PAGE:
Objective. To investigate the role of soluble interleukin-2R (sIL-2R) in idiopathic inflammatory myopathies (IIM). Methods. Serum sIL-2R levels were measured in 74 dermatomyositis (DM), 16 immune-mediated necrotizing myopathy (IMNM), 24 rheumatoid arthritis (RA), 20 systemic lupus erythematosus (SLE), and 20 healthy controls (HCs) by chemiluminescent immunometric assay. Clinical features and laboratory data were collected from electronic medical record. Disease activity was evaluated by using physician global disease activity and myositis disease activity assessment visual analog scale (MYOACT) on admission. 20 DM patients were followed. Serum sIL-2R levels were analyzed and compared with clinical features, laboratory data, and measures of disease activity. Results. Serum sIL-2R levels were significantly higher in DM patients than in IMNM patients and HCs ( U/ml vs.  U/ml and  U/ml vs.  U/ml, respectively; all ), while there was no significant difference between IMNM and HCs. There were also no significant differences of sIL-2R levels in DM, SLE, and RA. Importantly, serum sIL-2R levels were significantly higher in treatment-naïve or active DM patients than those that are not ( U/ml vs.  U/ml, ;  U/ml vs.  U/ml, ). DM patients with skin ulcers had significantly higher sIL-2R levels than those without ( U/ml vs.  U/ml, ). Cross-sectional analysis in DM showed that sIL-2R levels positively correlated with CK, ESR, CRP, ferritin, physician VAS, and MYOACT scores (, , , , , and , respectively; all ), negatively correlated with T cell counts and MMT8 scores (, ; , ). Follow-up study showed that changes in sIL-2R levels after treatment correlated with changes in physician VAS and MYOACT scores ( and , respectively; all ). Conclusion. Serum sIL-2R levels were elevated in DM but not in IMNM. Serum sIL-2R could act as a disease activity marker and be associated with ulcerative skin lesions in DM.

1. Introduction

The idiopathic inflammatory myopathies (IIM) are a group of autoimmune diseases affecting both adults and children. Based on clinical and histopathological features, they can be divided into polymyositis (PM), dermatomyositis (DM), immune-mediated necrotizing myopathy (IMNM), inclusion body myositis (IBM), and overlap myositis [1]. The skin, muscle, and lung are commonly involved organs. Autoantibodies have been identified in over 50% patients. Myositis-specific autoantibodies (MSAs) are useful biomarkers in clinical practice and associated with unique clinical subtypes [2]. Autoimmunity is believed to have a key role in the pathogenesis of myositis. Peripheral T cell lymphopenia is a clinical phenomenon in some IIM patients and correlated with poor prognosis [3, 4]. Immunohistochemical studies on PM/DM muscle biopsies have demonstrated that T lymphocytes often infiltrate muscle fibers [5]. Dysregulated signal pathways were also found in peripheral blood T cells of IIM [6]. This abnormal behavior of T lymphocytes is a characteristic of the pathogenesis of IIM, although the underlying mechanism remains unclear.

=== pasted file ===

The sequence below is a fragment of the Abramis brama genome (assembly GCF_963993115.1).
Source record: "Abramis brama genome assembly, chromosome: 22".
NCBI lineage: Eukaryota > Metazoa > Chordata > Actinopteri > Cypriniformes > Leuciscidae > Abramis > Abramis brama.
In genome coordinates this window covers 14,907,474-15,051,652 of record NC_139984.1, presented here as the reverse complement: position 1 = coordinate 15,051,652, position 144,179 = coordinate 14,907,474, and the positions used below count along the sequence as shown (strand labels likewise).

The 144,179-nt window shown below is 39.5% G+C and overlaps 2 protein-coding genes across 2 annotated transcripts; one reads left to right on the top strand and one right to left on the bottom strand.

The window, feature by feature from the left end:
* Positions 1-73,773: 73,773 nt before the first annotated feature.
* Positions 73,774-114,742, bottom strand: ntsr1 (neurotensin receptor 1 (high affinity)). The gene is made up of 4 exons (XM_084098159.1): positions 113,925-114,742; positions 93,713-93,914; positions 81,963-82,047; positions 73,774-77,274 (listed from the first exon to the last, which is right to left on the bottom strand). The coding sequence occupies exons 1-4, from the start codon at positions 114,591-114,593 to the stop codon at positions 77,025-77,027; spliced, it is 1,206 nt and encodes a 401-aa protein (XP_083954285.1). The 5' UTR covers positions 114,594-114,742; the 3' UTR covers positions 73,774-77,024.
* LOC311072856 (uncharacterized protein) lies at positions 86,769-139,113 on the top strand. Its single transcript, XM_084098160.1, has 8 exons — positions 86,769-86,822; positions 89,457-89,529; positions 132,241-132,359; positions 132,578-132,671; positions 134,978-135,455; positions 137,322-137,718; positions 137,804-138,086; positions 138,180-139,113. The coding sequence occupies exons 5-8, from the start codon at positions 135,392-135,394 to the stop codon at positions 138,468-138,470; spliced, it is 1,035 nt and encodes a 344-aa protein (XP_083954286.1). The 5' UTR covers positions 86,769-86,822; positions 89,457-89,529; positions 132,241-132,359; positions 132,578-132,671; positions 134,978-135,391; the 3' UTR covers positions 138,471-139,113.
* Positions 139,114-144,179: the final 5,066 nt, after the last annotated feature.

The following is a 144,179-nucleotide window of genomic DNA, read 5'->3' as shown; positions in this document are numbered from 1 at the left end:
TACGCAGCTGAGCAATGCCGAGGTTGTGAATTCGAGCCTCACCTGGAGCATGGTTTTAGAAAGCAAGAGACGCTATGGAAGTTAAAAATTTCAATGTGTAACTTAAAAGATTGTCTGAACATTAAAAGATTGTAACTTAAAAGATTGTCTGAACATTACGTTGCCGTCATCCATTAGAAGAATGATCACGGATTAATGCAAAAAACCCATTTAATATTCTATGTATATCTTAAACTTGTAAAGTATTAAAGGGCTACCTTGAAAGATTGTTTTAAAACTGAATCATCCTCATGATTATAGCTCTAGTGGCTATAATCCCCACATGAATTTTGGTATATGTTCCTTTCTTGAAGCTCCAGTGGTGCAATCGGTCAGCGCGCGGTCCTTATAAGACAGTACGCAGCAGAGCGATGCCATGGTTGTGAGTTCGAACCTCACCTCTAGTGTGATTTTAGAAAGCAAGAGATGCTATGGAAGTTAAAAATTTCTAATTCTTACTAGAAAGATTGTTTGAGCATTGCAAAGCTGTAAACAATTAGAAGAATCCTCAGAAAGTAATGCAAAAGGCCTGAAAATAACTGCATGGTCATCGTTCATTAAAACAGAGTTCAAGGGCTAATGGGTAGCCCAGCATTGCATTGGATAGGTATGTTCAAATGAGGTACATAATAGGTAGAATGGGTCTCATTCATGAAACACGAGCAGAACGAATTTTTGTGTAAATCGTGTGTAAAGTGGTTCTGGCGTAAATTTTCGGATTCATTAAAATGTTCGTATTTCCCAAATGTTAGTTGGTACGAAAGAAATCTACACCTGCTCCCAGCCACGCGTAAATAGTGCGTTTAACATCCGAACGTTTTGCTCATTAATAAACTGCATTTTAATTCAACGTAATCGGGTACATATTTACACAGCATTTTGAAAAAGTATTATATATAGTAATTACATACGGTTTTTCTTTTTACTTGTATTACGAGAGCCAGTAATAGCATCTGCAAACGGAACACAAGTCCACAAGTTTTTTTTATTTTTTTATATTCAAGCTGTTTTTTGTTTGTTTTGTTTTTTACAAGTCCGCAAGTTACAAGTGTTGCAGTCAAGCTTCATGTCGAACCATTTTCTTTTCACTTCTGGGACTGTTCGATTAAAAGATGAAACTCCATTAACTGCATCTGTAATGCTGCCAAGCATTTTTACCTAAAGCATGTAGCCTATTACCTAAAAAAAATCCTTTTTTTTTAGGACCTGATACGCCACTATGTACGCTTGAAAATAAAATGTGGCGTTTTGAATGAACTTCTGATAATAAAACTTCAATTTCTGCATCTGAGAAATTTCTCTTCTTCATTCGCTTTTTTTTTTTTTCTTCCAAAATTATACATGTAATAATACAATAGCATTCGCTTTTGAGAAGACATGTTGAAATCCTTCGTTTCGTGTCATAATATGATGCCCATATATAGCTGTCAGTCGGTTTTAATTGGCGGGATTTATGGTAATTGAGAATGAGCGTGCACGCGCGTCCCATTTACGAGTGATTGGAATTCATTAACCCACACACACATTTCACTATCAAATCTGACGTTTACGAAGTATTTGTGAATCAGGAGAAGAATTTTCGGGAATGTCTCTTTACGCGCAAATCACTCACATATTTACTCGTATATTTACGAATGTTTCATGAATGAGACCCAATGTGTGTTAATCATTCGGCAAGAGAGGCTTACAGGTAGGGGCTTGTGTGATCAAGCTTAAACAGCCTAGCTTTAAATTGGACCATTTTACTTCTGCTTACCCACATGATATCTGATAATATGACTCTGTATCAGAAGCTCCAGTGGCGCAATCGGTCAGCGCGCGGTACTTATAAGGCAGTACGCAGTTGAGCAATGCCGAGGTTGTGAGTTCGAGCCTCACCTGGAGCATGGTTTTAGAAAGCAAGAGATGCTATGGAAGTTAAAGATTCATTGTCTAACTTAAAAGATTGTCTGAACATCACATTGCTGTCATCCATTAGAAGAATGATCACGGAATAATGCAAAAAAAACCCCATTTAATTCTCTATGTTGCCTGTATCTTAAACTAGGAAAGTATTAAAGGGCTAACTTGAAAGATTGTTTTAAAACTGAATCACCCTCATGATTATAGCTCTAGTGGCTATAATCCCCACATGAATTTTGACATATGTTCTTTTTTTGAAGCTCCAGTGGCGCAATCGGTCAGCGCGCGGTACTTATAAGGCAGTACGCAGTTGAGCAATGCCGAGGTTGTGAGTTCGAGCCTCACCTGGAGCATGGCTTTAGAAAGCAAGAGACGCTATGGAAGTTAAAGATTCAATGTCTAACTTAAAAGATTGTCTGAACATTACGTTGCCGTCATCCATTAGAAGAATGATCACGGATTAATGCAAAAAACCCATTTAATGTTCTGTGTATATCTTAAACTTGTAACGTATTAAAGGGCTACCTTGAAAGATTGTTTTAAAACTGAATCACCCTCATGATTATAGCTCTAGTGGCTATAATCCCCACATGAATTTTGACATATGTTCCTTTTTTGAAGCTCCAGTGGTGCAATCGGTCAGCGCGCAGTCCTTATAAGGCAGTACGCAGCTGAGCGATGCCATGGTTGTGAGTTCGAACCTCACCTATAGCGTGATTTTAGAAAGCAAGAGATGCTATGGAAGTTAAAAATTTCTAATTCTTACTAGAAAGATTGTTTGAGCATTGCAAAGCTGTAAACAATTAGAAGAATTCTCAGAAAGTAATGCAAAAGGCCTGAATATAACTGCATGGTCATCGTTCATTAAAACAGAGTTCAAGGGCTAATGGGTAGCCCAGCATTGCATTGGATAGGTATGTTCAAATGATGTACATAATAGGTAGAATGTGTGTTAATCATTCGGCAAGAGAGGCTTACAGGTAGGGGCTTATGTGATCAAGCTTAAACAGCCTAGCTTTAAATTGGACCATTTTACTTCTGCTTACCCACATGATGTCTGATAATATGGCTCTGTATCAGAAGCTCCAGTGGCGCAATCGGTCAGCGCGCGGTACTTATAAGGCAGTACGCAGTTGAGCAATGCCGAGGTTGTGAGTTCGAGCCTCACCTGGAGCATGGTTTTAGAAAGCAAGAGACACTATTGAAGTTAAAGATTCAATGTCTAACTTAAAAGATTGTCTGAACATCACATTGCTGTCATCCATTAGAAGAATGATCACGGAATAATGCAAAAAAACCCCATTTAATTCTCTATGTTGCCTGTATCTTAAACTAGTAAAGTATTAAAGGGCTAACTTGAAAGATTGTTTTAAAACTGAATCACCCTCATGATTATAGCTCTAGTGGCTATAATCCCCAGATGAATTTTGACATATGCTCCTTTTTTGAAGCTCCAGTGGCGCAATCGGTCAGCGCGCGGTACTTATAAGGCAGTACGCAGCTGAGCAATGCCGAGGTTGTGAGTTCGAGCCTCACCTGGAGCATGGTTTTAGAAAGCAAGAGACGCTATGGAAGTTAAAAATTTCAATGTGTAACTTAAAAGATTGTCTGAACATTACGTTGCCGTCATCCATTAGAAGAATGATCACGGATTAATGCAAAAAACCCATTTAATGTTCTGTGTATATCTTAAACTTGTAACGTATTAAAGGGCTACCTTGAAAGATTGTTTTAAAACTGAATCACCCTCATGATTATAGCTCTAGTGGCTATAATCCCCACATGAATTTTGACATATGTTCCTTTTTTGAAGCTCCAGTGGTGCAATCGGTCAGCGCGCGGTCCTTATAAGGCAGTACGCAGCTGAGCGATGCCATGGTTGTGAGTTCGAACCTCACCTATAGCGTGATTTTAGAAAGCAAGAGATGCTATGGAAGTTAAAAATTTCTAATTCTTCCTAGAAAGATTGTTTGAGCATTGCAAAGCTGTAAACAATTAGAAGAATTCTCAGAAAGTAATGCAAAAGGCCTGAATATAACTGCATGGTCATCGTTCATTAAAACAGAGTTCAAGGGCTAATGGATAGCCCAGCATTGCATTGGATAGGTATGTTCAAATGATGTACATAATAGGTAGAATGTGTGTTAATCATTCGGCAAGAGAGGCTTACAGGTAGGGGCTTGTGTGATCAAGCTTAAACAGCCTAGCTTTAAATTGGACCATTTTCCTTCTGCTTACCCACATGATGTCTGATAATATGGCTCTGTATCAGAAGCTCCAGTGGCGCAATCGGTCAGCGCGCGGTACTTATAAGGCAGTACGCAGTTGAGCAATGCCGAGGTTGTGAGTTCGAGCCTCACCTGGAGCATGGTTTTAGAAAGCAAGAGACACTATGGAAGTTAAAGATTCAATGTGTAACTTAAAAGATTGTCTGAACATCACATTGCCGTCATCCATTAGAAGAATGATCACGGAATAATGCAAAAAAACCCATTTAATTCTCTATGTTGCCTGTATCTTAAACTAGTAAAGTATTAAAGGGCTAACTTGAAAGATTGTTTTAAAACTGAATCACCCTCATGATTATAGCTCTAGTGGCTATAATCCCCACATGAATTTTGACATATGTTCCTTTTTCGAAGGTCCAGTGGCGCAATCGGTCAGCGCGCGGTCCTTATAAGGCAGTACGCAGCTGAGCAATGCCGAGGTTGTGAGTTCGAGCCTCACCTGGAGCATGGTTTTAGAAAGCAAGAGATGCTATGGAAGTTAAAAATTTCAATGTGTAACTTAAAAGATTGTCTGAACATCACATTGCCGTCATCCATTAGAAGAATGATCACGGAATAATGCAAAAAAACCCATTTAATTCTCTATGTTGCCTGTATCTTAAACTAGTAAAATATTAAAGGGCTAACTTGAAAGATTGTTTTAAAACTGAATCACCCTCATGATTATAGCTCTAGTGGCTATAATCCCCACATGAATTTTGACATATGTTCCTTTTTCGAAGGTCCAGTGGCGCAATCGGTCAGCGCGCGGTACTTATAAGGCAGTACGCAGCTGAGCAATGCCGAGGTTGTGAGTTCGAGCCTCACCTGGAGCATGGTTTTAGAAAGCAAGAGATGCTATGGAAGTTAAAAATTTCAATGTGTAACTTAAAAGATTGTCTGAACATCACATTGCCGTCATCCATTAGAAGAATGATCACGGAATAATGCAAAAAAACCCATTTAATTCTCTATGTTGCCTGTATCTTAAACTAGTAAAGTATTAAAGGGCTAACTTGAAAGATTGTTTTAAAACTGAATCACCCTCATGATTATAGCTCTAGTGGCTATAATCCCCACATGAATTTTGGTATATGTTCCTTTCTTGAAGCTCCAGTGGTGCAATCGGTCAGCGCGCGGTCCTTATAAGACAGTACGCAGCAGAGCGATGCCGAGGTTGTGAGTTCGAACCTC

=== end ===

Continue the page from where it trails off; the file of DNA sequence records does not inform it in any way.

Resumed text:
Interleukin 2 (IL-2) plays an important role in both effector and regulatory T cell survival. IL-2 acts via the IL-2 receptor (IL-2R), which consists of three different chains: the private α-chain (CD25), and β (CD122) and γ (CD132) chains shared with other cytokine receptors. IL-2Rα is expressed on T cells rapidly after activation and exerts its function of inducing T cell proliferation in an autocrine and paracrine manner. Soluble IL-2 receptor (sIL-2R) is generated by the proteolytic cleavage of cell-surface receptor [7], and it is considered a serum marker of T cell activation. Soluble IL-2R binds IL-2 with low affinity, and immunosuppressive function of this molecule was proposed. Some studies [8, 9] suggest that sIL-2R is released as a decoy receptor to block IL-2 from binding to effector T cells, while other study found that sIL-2R could protect IL-2 from degradation and inactivation [10].

As a surrogate maker of T cell activation, an increase of serum sIL-2R has been found in autoimmune diseases [11, 12]. In IIM, elevation of serum sIL-2R has also been reported [1315], but the correlations with clinical characteristics were not described, especially since the differences between MSA subtypes were not explored. Therefore, we aimed to study sIL-2R in sera of IIM patients and to evaluate its association with myositis-related features.